Jacksonville is no stranger to sushi places among its 800 or so square miles. There’s one on just about every corner of every neighborhood. So what makes one sushi bar better than any other? For some, it’s convenience. The corner sushi bar is close to where you live, so if you want your sushi fix, you’d rather drive 5 minutes to the corner than venture into a different neighborhood. For others, it’s a type of sushi roll or specialty only available at that sushi place.
My point is; a sushi place in Jacksonville must do a lot to set itself apart from the other sushi places battling for your dollar. So how does Volcano Modern Japanese Cuisine do in that regard? Well, I would say it was about a 50/50 split. Half of the meal was definitely destination dining, while the other half was, well, less than.
The restaurant itself is nicely decorated. The sushi bar is at the back of the restaurant. The menus themselves were slick; no paper and pencil here. The menus were glossy and made it feel like you were in a more “upscale” sushi place. The way Volcano is situated in the shopping center it gets the full force of the afternoon/evening sun, which made the interior a bit warm. In fact, we requested a booth and the host told us it was probably too hot to sit there. So we settled for a table in the shaded part of the restaurant.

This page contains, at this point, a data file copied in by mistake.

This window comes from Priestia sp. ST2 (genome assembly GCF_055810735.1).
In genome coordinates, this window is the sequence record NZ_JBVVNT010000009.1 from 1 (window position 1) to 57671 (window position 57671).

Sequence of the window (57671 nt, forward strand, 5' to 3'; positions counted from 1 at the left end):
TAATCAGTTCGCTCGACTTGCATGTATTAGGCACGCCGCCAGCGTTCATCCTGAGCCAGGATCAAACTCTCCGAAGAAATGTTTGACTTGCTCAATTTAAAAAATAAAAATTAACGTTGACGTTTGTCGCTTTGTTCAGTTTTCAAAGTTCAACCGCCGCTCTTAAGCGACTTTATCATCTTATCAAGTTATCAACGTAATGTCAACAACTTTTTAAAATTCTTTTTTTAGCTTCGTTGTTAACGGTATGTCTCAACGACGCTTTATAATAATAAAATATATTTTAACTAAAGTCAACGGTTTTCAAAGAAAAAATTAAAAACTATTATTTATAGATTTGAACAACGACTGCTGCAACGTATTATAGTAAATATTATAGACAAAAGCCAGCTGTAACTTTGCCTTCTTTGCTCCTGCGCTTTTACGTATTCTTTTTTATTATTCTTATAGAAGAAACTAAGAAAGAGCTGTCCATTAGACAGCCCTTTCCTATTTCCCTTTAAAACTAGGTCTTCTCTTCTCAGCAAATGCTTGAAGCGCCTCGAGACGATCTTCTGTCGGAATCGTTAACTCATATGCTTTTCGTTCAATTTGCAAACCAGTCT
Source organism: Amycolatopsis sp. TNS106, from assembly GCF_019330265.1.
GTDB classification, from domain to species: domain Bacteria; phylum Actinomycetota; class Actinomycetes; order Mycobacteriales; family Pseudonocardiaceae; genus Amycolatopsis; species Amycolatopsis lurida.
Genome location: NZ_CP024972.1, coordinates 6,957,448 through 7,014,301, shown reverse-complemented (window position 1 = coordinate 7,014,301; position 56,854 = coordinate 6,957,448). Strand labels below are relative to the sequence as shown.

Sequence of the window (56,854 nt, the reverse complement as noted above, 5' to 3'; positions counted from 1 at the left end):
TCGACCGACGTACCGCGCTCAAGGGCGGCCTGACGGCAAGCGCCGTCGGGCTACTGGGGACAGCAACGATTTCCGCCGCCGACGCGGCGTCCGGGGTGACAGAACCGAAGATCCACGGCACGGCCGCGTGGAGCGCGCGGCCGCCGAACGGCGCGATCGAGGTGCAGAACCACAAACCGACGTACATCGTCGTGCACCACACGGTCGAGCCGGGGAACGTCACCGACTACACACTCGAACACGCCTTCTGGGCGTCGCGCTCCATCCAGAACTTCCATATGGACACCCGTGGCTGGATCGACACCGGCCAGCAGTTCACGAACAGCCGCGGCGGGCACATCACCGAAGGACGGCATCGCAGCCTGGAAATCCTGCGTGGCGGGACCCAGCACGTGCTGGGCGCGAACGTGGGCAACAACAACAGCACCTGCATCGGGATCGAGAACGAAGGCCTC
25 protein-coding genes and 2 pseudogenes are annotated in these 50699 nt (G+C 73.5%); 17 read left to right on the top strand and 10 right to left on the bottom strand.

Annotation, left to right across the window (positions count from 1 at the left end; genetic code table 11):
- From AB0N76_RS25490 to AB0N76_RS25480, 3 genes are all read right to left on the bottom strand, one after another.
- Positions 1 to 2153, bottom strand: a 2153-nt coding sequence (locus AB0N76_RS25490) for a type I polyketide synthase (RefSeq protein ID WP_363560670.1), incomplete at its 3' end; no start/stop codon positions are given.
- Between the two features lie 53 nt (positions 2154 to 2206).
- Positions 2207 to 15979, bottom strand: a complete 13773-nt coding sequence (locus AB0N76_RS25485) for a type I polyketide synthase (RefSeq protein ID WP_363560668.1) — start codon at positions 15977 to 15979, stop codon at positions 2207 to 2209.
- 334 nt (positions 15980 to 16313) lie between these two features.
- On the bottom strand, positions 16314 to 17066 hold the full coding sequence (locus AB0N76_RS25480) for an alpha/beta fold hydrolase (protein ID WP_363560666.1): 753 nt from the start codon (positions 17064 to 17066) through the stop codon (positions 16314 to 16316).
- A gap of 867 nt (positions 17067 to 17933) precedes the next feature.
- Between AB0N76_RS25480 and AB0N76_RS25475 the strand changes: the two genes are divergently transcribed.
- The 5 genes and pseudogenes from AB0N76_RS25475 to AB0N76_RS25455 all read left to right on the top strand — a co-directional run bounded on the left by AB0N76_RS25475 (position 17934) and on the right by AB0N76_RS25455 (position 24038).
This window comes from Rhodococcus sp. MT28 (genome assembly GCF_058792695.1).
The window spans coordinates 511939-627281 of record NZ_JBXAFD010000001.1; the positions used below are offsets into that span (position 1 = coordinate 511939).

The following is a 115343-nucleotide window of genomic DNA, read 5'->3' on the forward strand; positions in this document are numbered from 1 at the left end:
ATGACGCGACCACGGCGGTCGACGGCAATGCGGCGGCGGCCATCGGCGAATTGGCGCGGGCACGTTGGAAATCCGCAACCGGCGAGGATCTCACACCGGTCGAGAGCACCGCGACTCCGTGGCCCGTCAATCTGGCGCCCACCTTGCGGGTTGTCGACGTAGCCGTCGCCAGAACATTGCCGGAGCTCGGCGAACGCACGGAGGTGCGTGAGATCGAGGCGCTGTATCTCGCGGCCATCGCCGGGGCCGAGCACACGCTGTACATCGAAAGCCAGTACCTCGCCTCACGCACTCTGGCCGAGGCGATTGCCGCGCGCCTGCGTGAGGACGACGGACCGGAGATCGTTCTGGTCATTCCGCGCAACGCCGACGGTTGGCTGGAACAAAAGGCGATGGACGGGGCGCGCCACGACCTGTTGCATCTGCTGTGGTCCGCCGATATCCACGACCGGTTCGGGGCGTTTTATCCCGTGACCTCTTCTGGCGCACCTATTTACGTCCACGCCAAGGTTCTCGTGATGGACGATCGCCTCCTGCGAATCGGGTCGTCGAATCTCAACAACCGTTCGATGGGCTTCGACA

As I looked through the menu, I noticed the usual suspects in the appetizer section; spring rolls, edamame, yakitori, etc. But one appetizer caught my eye: Sushi Tacos ($11.99). It intrigued me, so I ordered it. Four tacos come to an order, which is more than what I thought it would be. It was practically a light lunch. The tacos are made with deep fried egg roll wrappers in the shape of taco shells. Stuffed inside the shells are lobster, crab (important to note: it was Crab, not Krab), mango, and avocado mixed together with the traditional “Yum Yum” sauce, topped with fish egg. These were, by far, the best thing we ate today. The egg roll taco shells were fantastically crunchy and mostly maintained structural integrity with each bite. The lobster/crab/mango filling was delightful, and the avocado cut against what could’ve been an onslaught of sweet. The fish egg added a light pop of texture. The menu advertised a side of sweet chili sauce, but it didn’t arrive with the dish. This would’ve added another layer of flavor and helped cut some more of the sweetness. However, I like things on the sweet side, so I didn’t miss it. Sushi burritos? Soooooo 2016. Sushi tacos are the new hotness. If you go here only for this item it’s well worth it.